ASCO: Forgoing Radiation Safe in Older Breast Cancer Patients
No difference seen in 10-year survival with tamoxifen alone, tamoxifen plus radiation
FRIDAY, May 21 (HealthDay News) -- In older women with stage I, estrogen receptor-positive, node-negative breast cancer, those who undergo lumpectomy and receive tamoxifen may safely forgo radiation therapy, according to a study released May 20 in advance of the American Society of Clinical Oncology's 46th Annual Meeting, to be held June 4-8 in Chicago.
Kevin Hughes, M.D., of Massachusetts General Hospital in Boston, and colleagues randomly assigned 636 women aged 70 and older who underwent lumpectomy to receive either tamoxifen alone or tamoxifen and radiation. Previously, the researchers had demonstrated that tamoxifen alone was an effective alternative to tamoxifen and radiation after a median follow-up of 7.9 years. Their new analysis includes data after a median follow-up of 10.5 years.
Although the researchers found that the rate of breast cancer recurrence in the affected breast was higher in the tamoxifen-alone group than in the tamoxifen-radiation group (8 percent versus 2 percent), they found that there were no significant group differences in either breast cancer-specific survival (98 percent versus 96 percent) or overall survival (63 percent versus 61 percent).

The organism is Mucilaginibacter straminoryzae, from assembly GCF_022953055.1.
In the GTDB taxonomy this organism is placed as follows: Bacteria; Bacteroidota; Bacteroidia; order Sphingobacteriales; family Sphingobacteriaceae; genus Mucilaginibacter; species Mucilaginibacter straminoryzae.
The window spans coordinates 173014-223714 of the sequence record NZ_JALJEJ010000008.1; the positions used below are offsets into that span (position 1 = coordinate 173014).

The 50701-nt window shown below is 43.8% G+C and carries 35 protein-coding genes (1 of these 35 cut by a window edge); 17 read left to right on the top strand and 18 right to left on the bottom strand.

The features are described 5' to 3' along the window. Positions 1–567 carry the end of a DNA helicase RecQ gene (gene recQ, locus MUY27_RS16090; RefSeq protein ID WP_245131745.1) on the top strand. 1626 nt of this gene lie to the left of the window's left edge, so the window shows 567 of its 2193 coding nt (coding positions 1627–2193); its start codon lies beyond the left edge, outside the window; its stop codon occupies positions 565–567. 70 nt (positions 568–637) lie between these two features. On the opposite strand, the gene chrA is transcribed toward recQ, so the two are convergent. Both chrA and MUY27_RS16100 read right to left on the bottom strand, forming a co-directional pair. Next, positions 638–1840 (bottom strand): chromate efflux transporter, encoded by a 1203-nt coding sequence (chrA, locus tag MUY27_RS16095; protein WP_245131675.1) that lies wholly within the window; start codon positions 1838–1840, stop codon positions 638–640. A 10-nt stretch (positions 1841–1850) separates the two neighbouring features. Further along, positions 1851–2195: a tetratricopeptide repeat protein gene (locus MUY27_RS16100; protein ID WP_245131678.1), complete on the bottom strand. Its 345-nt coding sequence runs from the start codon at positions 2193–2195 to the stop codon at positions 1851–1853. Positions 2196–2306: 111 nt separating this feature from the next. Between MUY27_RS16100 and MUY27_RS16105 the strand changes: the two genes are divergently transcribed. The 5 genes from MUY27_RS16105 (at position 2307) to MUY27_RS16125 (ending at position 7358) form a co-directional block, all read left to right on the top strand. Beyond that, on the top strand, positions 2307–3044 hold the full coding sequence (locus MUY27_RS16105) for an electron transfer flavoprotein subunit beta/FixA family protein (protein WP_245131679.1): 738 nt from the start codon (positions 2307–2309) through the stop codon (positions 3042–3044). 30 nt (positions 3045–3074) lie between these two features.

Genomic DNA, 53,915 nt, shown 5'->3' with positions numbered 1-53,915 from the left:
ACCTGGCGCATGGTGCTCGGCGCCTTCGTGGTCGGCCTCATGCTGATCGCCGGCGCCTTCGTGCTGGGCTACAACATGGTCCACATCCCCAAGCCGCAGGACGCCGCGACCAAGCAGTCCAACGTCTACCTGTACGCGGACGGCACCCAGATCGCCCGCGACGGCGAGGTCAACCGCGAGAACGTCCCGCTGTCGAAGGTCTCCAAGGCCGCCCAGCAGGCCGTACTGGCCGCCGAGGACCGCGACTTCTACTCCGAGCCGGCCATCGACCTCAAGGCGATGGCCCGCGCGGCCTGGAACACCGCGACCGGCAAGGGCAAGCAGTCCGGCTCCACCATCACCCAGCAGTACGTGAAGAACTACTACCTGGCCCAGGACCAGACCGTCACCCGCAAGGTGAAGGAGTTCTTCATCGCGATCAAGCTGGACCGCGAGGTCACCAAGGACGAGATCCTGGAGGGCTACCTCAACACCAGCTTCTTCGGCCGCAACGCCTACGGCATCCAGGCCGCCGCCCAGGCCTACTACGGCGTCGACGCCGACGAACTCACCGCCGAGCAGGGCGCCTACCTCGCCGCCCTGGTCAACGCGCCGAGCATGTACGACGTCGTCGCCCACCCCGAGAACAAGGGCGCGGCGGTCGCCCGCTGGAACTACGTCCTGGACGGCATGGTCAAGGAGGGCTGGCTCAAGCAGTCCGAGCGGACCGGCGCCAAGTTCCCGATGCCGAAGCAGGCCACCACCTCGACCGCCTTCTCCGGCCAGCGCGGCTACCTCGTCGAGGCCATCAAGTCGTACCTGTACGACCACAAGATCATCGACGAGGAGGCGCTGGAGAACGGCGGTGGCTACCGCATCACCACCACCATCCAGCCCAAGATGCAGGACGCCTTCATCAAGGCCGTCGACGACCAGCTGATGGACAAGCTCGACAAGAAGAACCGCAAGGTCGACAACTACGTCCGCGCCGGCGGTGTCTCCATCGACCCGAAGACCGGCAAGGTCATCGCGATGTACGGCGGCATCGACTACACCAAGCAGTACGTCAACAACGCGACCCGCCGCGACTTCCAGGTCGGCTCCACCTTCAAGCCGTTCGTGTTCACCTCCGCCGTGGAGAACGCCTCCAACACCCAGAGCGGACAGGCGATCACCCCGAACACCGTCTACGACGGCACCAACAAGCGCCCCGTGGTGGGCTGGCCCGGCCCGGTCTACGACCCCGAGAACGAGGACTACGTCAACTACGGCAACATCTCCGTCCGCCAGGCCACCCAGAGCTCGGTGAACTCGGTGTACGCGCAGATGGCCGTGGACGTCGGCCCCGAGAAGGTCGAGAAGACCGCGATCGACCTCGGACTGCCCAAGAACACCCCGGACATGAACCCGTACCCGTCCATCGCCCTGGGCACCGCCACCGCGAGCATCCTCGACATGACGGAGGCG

"The standard of care for women 70 and older with very small tumors that are estrogen-positive and node-negative -- the largest group of breast cancer patients in this age group -- had been lumpectomy and radiation," Hughes said in a statement. "Earlier reports of this study with shorter median follow-up have shown the risk of recurrence without radiation to be only marginally worse than with radiation, but there was concern that longer follow-up would show a blossoming of recurrences. This study confirms that for older women with early-stage breast cancer, lumpectomy without radiation is a viable alternative, and tamoxifen may replace the need for radiation."